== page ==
The length of STH-142 was shortened by 6.8 miles in 1992 when the portion east of I-94/US-41 was removed from the state highway system and redesignated as CTH-S. This change was likely due to the fact two state highways (the other being STH-158) ran parallel from I-94/US-41 to STH-32, separated by only one mile. WisDOT chose to retain STH-158 over STH-142.

 

Freeway/Expwy:

None.

 

Photographs:

 

 

Weblinks:

Overview of CLRS Evaluations on STH 142 in Kenosha County, Wisconsin - by Tim J. Gates, P.E. and David A. Noyce, Ph.D., P.E., TOPS Laboratory. Related: Summary of User Surveys for Centerline Rumble Strips on STH-142 Kenosha County, Wisconsin.

 

 

Burlington Bypass Project website - from WisDOT.


FORMER STH-143 Former State Trunkline

Fmr West Terminus:

US-45 at Exit 64, five miles south of downtown West Bend

Fmr East Terminus:

Washington/Ozaukee Co line (connection w/CTH-NN) southeast of West Bend

Former Length:

7.5 miles

Map:

Route Map of Former STH-143

Notes:

The US-45-to-Ozaukee Co segment of the former STH-143 was the last of two segments of this state trunk highway to be turned back to local control. An article from the Milwaukee Journal-Sentinel stated the Ozaukee Co portion of the former STH-143 was transferred from state to local control in 1992. However, this change did not show up on the official state highway map published by WisDOT until 1997, reflecting that the physical change (removal of highway markers, etc.) did not occur until 1995 or 1996. The former STH-143 in Ozaukee Co was designated CTH-NN. On the Washington Co side, the highway held on until 1997, ending at the county line for a couple years until it was finally transferred to local control. In Washington Co, this former state highway is now also designated CTH-NN from the Ozaukee Co line to CTH-P (Old US-45), then as CTH-P south to CTH-PV/Pleasant Valley Rd, then as CTH-PV west to US-45. Unfortunately, precise dates are not clear for these transfers and can only be inferred from various sources. —Thanks also to Daven Howard for information and confirmation!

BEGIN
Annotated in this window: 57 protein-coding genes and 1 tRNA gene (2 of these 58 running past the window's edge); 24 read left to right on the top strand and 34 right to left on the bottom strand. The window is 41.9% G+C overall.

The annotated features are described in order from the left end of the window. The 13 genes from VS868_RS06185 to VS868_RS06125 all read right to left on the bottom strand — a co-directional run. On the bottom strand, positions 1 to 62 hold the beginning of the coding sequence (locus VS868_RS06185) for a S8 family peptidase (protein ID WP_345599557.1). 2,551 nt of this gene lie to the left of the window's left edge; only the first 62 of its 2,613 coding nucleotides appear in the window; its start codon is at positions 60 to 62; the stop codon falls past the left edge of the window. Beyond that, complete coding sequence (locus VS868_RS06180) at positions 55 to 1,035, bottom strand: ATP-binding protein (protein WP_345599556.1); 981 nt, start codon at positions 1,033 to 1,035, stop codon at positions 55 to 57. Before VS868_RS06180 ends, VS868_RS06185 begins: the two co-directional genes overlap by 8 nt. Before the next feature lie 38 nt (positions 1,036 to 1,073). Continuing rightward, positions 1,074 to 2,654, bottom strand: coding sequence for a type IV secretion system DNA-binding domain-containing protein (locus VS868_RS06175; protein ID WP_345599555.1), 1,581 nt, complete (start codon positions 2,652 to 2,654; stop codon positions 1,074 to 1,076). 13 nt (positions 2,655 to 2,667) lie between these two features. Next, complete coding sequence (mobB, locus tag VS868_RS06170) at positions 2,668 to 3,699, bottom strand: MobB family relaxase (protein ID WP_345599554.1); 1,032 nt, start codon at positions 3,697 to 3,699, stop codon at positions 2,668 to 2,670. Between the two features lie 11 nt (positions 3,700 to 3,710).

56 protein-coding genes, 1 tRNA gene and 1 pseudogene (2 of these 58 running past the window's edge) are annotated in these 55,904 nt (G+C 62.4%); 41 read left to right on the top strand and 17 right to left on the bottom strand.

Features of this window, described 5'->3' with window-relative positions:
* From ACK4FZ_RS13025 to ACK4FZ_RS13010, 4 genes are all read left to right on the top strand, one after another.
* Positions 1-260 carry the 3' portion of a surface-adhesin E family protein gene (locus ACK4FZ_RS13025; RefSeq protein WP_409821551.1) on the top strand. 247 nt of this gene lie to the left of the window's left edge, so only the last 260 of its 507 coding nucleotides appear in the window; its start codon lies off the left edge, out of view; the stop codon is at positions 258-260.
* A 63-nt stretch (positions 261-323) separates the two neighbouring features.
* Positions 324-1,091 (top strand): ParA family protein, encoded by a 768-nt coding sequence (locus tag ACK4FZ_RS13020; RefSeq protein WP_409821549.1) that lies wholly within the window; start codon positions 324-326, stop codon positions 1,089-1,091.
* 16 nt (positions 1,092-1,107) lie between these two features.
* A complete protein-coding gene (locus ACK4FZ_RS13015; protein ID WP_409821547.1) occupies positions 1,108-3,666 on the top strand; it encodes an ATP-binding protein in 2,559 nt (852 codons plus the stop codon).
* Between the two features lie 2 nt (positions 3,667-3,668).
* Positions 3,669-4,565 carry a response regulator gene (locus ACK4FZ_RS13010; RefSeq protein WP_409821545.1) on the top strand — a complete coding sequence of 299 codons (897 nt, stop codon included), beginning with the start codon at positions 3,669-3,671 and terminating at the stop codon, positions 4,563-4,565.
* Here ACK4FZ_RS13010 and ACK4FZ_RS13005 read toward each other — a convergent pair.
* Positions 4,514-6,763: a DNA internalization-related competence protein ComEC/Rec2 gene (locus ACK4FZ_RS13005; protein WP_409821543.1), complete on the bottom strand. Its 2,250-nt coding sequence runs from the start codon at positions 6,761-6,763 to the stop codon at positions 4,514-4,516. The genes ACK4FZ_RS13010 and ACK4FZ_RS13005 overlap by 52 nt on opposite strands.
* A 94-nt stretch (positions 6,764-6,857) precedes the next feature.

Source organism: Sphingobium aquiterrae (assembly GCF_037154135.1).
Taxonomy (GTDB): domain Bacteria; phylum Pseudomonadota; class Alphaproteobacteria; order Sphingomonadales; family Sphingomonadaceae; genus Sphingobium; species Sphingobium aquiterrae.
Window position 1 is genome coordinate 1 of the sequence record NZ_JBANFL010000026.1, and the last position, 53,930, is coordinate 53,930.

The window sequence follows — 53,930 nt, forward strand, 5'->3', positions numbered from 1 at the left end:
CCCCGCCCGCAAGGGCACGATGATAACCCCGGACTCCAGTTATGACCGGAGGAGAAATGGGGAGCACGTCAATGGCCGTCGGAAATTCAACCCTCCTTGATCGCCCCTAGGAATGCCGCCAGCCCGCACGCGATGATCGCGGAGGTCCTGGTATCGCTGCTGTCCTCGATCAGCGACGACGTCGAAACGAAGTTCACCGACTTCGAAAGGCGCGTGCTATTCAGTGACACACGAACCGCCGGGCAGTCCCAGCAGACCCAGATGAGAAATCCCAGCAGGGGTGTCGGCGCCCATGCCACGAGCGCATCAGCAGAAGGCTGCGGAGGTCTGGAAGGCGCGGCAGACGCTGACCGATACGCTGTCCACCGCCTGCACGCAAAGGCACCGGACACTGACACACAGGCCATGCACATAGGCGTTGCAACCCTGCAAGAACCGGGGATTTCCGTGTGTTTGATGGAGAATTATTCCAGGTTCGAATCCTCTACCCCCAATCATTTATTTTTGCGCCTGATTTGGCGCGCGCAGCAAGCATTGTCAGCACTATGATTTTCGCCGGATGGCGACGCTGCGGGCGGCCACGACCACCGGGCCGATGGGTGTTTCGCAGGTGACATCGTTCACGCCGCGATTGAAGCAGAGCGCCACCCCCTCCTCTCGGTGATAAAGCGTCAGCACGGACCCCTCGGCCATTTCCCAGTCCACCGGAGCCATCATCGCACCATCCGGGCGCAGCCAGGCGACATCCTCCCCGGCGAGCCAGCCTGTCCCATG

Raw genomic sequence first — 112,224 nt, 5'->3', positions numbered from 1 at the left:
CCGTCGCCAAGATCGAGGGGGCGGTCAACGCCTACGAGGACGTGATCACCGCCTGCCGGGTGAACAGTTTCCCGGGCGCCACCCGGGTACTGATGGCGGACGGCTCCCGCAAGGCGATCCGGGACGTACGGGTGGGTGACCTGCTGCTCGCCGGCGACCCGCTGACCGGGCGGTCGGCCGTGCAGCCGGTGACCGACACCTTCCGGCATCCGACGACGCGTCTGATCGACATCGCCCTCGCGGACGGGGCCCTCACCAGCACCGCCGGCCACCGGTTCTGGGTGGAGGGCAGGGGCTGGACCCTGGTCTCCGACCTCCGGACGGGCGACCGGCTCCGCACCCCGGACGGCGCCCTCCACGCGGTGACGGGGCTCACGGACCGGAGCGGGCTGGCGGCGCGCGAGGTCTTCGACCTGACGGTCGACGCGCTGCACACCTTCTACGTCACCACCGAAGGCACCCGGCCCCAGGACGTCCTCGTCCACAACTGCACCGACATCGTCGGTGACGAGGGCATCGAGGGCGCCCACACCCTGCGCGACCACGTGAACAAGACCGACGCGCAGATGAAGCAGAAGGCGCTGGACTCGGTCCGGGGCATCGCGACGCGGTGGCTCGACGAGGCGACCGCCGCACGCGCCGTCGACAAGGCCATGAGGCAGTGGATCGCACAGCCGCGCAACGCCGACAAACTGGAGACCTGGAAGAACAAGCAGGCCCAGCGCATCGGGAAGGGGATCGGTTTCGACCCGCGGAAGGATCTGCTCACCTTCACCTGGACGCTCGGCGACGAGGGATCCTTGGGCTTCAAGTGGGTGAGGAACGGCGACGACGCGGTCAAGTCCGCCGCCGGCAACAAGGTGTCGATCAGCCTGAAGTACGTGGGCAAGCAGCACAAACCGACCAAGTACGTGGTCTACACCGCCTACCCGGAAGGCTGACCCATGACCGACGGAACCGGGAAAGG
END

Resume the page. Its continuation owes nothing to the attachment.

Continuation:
History:

STH-143 was commissioned in c.1923 along two miles of Washington Ave in the Cedarburg Area in Ozaukee Co. It began at STH-57/Columbia Rd in downtown Cedarburg and continued northwesterly via Washington Ave to a terminus at STH-60 in Five Corners. As such, STH-143 was only a minor connecting route between STH-57 and STH-60. The length of the highway was quintupled in 1947 when the ten miles of CTH-N from Five Corners in Ozaukee Co to US-45 between West Bend and Jackson were assumed into the state trunk highway system.

 

 

In the fall of 1986, STH-143 was again extended on its western end with the completion of the US-45 "West Bend bypass." STH-143 was extended southerly one mile via the former route of US-45 (now CTH-P), then westerly for 1/2 mile via Pleasant Valley Rd to terminate at the relocated US-45. Then in the mid-1990s, WisDOT began intiating the turnback of the entire route of STH-143, which occurred in two segments. (See Notes above for more details.)

 

Freeway/Expwy:

None.

 

Photographs:

 

 

Weblinks:

• None.


STH-144

Southern Terminus:

STH-175 at cnr Kettle Moraine Dr & Wasthington St in Slinger

Northern Terminus:

STH-57 one mile east of Random Lake

Length:

28.63 miles

 

Map:

Route Map of STH-144

 

Notes:

STH-144 is one of those trademark Wisconsin highways: one which meanders and could logically be considered three different highways. From Slinger to STH-33 west of West Bend, STH-144 runs north-south, and utilizes STH-33 to connect with the second segment, which runs northeast-southwesterly from West Bend to STH-28. From there STH-144 runs concurrently with STH-28 to the third segment, running east-west in Sheboygan Co, from west of Silver Creek to east of Random Lake.

 

 

The Village of Slinger Comprehensive Plan reccommends the segment of STH-144 from Slinger to STH-33 west of West Bend be earmarked for jurisdictional transfer to the local authorities as a local roadway instead of a lettered county trunk highway! While the portion of STH-144 between STH-60 and STH-175 in Slinger was transferred to local control in 2001, it is unclear whether the larger reccommendation will be implemented by WisDOT.

 

History:

When itinially commissioned in c.1923, STH-144 ran along its present routing from West Bend to Random Lake, then continued eastearly along present-day CTH-RR to STH-17 (later STH-42, now STH-32) at Cedar Grove. In 1939, STH-144 was extended westerly via STH-33 and southerly via what had been CTH-J to a terminus at STH-60 in Slinger. In c.1983-84, STH-144 was scaled back by six miles when all of the route east of STH-57 at Random Lake were turned back to county control and designated CTH-RR.

 

 

STH-144 from STH-60 to STH-175/Washington St in Slinger was removed from the Official State Trunk Highway System Maps in 2001, apparently signifying its transfer to local control that year.

 

Freeway/Expwy:

None.

 

NHS:

Concurrently with STH-33 in the West Bend area.

 

Photographs:

 

 

Weblinks:

• None.


STH-145

Southern Terminus:

US-18 (ebd) at cnr 6th St & Wells St in downtown Milwaukee

Northern Terminus:

US-41 at Exit 60 northwest of Germantown

Length:

23.87 miles

 

Map:

Route Map of STH-145

 

Notes:

Greater Milwaukee's STH-145 is a rather complex highway route with a complex history, to say the least. n terms of the type of highway comprising STH-145, it can easily be broken into five distinct functional segments. Tracing the route backward (in terms of the parlance of this website), it begins at US-41 in southeast Washington Co near the community of Richfield northwest of Germantown and runs southeasterly through Germantown as a generally rural/exurban/suburban secondary highway before crossing into extreme northeast Waukesha Co and the city of Menomonee Falls.